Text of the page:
It was a great question.  Because I certainly don’t think it is the role of CharterFolk to be creating such vision.  We can point out the critical need for vision.  We can surface ideas.  We can stimulate thinking.  But ultimately, in terms of developing and advancing shared vision across all the stakeholders in the charter school movement, no entities can do that with the same credibility that representative advocacy organizations can. 

Membership organizations. 

Members and funders with skin in the game coming to agreement within carefully created structures of shared decision-making. 

Organizations at a national, state and local levels.

And I would say that I have never been more optimistic than I am right now that we have organizations at all those levels ready to bring forward the new vision that our movement needs. 

We have a new visionary leader coming to our national organization. 

Many of our state associations have grown greatly stronger over the past five years and stand poised to articulate and steward such vision like never before. 

And I would report the same about city-based organizations.

We just have to take the next step.

Courage at the Collective in Milwaukee

This past week, I’ve had occasion to connect with one such place at a city level doing exactly the kind of courageous work we need to be doing.

As many MidWesternFolk are already well keyed into, the situation in Milwaukee Public Schools is a societal tragedy.

For years, charter schools in Wisconsin were structurally underfunded relative to district schools by several thousands of dollars per student.  Last summer, progress was finally made at a state level …

… but then the school district narrowly approved a new local tax referendum that excluded charter schools. 

So the funding delta has widened again considerably.

When the district proposed the new referendum in such a way as to exclude charter schools, the City Forward Collective, an advocacy organization in Milwaukee, publicly opposed the new tax.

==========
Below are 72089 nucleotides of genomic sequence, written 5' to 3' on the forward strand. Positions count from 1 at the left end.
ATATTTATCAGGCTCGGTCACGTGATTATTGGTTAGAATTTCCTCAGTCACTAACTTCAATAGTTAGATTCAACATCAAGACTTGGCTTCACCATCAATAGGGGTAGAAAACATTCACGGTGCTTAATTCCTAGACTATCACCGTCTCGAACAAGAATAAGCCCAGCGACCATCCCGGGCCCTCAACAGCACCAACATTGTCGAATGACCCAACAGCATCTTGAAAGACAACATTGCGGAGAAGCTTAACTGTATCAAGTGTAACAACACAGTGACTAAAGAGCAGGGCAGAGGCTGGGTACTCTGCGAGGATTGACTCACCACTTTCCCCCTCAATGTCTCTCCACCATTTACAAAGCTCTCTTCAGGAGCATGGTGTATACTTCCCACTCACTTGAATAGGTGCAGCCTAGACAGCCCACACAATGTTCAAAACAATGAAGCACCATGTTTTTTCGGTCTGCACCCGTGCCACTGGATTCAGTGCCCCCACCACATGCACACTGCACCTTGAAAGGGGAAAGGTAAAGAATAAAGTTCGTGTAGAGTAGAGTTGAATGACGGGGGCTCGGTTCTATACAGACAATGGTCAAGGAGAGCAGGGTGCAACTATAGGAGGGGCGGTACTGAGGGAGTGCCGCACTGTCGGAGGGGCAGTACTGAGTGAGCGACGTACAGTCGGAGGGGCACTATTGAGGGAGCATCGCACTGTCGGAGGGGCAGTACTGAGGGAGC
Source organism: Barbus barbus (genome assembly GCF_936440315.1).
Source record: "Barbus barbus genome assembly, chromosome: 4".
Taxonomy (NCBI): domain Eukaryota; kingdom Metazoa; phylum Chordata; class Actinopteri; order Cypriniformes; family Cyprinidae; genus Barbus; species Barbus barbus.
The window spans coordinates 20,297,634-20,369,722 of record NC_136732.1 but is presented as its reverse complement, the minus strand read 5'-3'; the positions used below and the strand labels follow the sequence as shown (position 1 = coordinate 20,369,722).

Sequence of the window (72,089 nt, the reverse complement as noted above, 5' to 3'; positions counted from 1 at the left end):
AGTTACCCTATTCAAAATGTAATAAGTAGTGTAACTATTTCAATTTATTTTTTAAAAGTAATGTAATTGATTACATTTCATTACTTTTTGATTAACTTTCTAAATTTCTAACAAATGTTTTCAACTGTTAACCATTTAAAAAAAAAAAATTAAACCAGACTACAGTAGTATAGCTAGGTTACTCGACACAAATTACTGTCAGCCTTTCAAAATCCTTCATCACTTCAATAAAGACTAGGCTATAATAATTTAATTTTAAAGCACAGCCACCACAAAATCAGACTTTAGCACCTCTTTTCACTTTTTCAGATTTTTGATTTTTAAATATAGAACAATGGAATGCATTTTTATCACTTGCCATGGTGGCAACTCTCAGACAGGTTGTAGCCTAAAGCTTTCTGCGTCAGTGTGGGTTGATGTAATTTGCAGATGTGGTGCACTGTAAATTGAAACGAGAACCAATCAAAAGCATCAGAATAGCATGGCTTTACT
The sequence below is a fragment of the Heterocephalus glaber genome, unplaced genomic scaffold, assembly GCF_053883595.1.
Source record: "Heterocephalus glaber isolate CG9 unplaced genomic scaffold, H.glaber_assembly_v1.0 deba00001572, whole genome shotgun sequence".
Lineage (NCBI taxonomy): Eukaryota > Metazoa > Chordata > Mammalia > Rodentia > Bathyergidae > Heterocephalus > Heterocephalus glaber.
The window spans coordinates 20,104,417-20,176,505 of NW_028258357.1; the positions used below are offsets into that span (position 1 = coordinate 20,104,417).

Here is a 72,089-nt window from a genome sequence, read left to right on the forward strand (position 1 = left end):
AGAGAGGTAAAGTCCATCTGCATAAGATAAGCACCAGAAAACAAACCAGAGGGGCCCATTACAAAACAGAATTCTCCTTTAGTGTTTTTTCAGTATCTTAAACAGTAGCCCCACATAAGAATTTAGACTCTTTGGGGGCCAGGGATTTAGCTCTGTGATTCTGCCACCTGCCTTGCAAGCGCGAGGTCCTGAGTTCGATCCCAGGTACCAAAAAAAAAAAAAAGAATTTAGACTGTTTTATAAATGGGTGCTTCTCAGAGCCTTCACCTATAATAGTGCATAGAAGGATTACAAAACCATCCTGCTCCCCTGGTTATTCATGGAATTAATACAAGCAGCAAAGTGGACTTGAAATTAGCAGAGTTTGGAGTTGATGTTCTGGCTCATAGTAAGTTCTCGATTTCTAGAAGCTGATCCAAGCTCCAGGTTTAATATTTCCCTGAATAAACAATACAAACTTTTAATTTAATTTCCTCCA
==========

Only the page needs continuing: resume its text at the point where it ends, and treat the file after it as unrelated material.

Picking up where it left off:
You can imagine the blowback that ensued.

But now, just a couple months after the referendum’s passage, the complete and utter dysfunction of the school district is being made evident for all to see. 

It started with the feds going public with their decision to terminate MPS’s eligibility for Head Start funding due to the district’s wanton mismanagement of the program.

Then evidence came to light that the district had withheld information from voters prior to the election so as to not undermine public support for the referendum.  

That led to the superintendent resigning.

And the district’s comptroller being fired.

Now the state is piling on, cutting off $16 million in special education funding to the district.

So this week, the governor is calling for an audit.  Not just an audit of the district’s finances, but an audit of all aspects of the district’s operations.

And who was it that was encouraging the governor to make such a call?

Why the City Forward Collective, of course. 

The very entity that had been courageous enough in the beginning to issue its critique and to endure all the merciless criticism that came its way in the immediate aftermath. 

Perhaps nothing better demonstrates the courage and vision that the Collective is providing than the blog that is being written by it Executive Director, Colleston Morgan Jr.

Writing every week in depth.

On offense.

Demonstrating deep understanding of what is going on in MPS.

Surfacing proactively the financial shortcomings of the district.

Calling out the ridiculousness of the district trying to take back facilities from a high performing charter school in the city.

Calling for accountability for the school district and its top leadership.